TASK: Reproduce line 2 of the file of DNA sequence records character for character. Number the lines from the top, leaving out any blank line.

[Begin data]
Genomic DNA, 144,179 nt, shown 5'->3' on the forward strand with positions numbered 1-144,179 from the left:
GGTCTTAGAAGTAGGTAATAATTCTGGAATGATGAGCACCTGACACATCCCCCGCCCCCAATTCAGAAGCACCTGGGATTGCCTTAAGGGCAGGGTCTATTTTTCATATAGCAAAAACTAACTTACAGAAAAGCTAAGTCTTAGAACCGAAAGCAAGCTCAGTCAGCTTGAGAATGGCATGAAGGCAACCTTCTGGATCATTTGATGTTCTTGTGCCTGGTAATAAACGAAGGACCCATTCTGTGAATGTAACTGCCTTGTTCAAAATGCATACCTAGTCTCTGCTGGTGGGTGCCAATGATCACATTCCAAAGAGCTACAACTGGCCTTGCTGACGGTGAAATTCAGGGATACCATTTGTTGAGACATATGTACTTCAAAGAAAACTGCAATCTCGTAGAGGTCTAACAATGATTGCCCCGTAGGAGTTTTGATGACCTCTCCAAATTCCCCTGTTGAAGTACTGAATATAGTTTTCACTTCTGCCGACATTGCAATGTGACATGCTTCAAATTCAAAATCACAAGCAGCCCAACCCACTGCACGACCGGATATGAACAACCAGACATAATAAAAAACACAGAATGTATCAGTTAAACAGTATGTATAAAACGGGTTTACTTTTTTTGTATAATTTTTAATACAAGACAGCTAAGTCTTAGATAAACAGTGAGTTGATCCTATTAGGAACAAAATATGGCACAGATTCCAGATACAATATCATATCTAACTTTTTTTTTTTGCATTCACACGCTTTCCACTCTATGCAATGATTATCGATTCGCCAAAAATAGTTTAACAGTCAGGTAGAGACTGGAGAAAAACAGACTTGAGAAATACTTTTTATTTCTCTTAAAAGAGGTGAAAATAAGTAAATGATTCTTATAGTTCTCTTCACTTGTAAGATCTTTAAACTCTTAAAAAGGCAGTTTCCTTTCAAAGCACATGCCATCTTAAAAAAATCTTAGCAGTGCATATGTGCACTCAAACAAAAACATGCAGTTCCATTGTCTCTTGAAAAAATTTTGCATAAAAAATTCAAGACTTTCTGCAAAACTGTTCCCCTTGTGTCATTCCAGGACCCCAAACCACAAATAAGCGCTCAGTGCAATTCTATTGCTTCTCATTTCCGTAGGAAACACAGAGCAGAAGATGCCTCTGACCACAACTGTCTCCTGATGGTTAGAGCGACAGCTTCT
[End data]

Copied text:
GGTCTTAGAAGTAGGTAATAATTCTGGAATGATGAGCACCTGACACATCCCCCGCCCCCAATTCAGAAGCACCTGGGATTGCCTTAAGGGCAGGGTCTATTTTTCATATAGCAAAAACTAACTTACAGAAAAGCTAAGTCTTAGAACCGAAAGCAAGCTCAGTCAGCTTGAGAATGGCATGAAGGCAACCTTCTGGATCATTTGATGTTCTTGTGCCTGGTAATAAACGAAGGACCCATTCTGTGAATGTAACTGCCTTGTTCAAAATGCATACCTAGTCTCTGCTGGTGGGTGCCAATGATCACATTCCAAAGAGCTACAACTGGCCTTGCTGACGGTGAAATTCAGGGATACCATTTGTTGAGACATATGTACTTCAAAGAAAACTGCAATCTCGTAGAGGTCTAACAATGATTGCCCCGTAGGAGTTTTGATGACCTCTCCAAATTCCCCTGTTGAAGTACTGAATATAGTTTTCACTTCTGCCGACATTGCAATGTGACATGCTTCAAATTCAAAATCACAAGCAGCCCAACCCACTGCACGACCGGATATGAACAACCAGACATAATAAAAAACACAGAATGTATCAGTTAAACAGTATGTATAAAACGGGTTTACTTTTTTTGTATAATTTTTAATACAAGACAGCTAAGTCTTAGATAAACAGTGAGTTGATCCTATTAGGAACAAAATATGGCACAGATTCCAGATACAATATCATATCTAACTTTTTTTTTTTGCATTCACACGCTTTCCACTCTATGCAATGATTATCGATTCGCCAAAAATAGTTTAACAGTCAGGTAGAGACTGGAGAAAAACAGACTTGAGAAATACTTTTTATTTCTCTTAAAAGAGGTGAAAATAAGTAAATGATTCTTATAGTTCTCTTCACTTGTAAGATCTTTAAACTCTTAAAAAGGCAGTTTCCTTTCAAAGCACATGCCATCTTAAAAAAATCTTAGCAGTGCATATGTGCACTCAAACAAAAACATGCAGTTCCATTGTCTCTTGAAAAAATTTTGCATAAAAAATTCAAGACTTTCTGCAAAACTGTTCCCCTTGTGTCATTCCAGGACCCCAAACCACAAATAAGCGCTCAGTGCAATTCTATTGCTTCTCATTTCCGTAGGAAACACAGAGCAGAAGATGCCTCTGACCACAACTGTCTCCTGATGGTTAGAGCGACAGCTTCT